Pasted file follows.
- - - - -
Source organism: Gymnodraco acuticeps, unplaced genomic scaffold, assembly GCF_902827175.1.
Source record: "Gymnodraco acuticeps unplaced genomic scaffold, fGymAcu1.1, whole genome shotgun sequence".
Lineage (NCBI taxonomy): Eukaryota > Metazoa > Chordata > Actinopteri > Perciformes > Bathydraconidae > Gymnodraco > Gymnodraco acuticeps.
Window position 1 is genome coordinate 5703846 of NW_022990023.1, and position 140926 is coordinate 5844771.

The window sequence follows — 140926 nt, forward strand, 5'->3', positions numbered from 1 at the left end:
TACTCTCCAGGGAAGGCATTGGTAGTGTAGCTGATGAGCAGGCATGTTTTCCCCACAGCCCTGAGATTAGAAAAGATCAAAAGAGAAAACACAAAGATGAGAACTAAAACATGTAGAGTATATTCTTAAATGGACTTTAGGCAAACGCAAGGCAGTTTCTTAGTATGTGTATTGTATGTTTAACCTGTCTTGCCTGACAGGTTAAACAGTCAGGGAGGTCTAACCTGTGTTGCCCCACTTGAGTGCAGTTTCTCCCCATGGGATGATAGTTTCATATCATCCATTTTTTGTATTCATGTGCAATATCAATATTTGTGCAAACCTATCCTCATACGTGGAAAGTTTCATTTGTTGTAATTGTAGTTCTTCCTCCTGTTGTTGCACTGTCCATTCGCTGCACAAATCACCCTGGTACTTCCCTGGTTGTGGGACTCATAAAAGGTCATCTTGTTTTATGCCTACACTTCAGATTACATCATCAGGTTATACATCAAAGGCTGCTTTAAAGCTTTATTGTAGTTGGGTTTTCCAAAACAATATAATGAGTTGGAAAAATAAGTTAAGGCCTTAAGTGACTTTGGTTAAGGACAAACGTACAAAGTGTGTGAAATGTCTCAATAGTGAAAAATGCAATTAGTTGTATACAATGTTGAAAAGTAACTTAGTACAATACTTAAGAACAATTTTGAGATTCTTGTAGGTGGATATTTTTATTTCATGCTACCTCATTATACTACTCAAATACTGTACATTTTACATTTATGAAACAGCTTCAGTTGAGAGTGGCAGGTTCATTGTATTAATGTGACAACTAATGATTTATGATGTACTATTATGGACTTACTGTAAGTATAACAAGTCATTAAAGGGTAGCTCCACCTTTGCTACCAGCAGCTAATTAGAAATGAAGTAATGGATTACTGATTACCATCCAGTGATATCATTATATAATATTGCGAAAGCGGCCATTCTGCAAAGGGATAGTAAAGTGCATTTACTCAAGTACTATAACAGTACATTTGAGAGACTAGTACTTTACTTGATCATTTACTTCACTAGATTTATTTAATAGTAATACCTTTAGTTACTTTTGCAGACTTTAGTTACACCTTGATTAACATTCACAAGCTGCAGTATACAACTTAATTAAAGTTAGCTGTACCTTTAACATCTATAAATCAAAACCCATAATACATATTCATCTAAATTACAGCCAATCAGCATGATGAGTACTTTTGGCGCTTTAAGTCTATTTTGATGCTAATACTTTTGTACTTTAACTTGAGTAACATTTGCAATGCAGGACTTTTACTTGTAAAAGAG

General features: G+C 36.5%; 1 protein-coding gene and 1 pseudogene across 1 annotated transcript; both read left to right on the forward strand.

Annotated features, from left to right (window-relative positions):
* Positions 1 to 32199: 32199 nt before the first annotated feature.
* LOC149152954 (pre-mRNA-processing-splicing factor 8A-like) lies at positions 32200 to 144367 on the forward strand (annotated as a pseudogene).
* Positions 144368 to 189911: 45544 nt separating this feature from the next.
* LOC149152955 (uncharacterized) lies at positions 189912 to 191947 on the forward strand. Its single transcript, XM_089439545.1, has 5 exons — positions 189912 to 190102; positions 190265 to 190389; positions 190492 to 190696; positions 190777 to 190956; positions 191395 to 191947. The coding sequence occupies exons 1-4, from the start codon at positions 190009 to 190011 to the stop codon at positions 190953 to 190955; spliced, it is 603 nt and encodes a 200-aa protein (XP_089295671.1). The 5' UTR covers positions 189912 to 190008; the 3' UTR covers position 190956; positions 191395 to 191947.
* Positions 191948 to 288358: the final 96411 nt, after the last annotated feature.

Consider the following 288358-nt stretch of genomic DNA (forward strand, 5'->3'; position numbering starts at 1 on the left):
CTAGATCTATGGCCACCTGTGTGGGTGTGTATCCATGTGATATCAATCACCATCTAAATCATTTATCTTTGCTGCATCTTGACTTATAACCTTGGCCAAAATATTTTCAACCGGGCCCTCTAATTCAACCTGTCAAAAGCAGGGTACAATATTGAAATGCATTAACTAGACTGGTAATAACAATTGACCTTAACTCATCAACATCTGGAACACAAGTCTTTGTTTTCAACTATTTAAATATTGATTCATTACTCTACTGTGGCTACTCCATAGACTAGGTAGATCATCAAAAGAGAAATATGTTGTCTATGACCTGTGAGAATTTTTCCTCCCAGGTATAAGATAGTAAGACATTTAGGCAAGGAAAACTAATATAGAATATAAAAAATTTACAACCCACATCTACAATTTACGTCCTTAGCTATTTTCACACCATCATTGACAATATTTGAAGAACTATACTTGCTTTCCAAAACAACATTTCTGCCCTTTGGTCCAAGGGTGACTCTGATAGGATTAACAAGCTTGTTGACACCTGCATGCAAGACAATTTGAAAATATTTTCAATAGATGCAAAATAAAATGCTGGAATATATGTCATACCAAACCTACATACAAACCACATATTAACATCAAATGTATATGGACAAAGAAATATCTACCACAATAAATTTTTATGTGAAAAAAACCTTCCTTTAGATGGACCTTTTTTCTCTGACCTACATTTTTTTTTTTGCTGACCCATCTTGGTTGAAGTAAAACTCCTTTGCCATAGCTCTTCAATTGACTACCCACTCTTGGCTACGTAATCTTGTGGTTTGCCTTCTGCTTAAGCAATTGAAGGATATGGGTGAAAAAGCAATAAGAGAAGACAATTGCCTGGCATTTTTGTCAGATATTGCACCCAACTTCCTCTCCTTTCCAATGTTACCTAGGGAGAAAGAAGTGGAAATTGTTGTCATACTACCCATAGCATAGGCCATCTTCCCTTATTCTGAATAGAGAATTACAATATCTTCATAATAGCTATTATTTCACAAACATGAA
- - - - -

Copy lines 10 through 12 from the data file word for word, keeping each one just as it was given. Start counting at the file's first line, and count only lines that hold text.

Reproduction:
* LOC149152954 (pre-mRNA-processing-splicing factor 8A-like) lies at positions 32200 to 144367 on the forward strand (annotated as a pseudogene).
* Positions 144368 to 189911: 45544 nt separating this feature from the next.
* LOC149152955 (uncharacterized) lies at positions 189912 to 191947 on the forward strand. Its single transcript, XM_089439545.1, has 5 exons — positions 189912 to 190102; positions 190265 to 190389; positions 190492 to 190696; positions 190777 to 190956; positions 191395 to 191947. The coding sequence occupies exons 1-4, from the start codon at positions 190009 to 190011 to the stop codon at positions 190953 to 190955; spliced, it is 603 nt and encodes a 200-aa protein (XP_089295671.1). The 5' UTR covers positions 189912 to 190008; the 3' UTR covers position 190956; positions 191395 to 191947.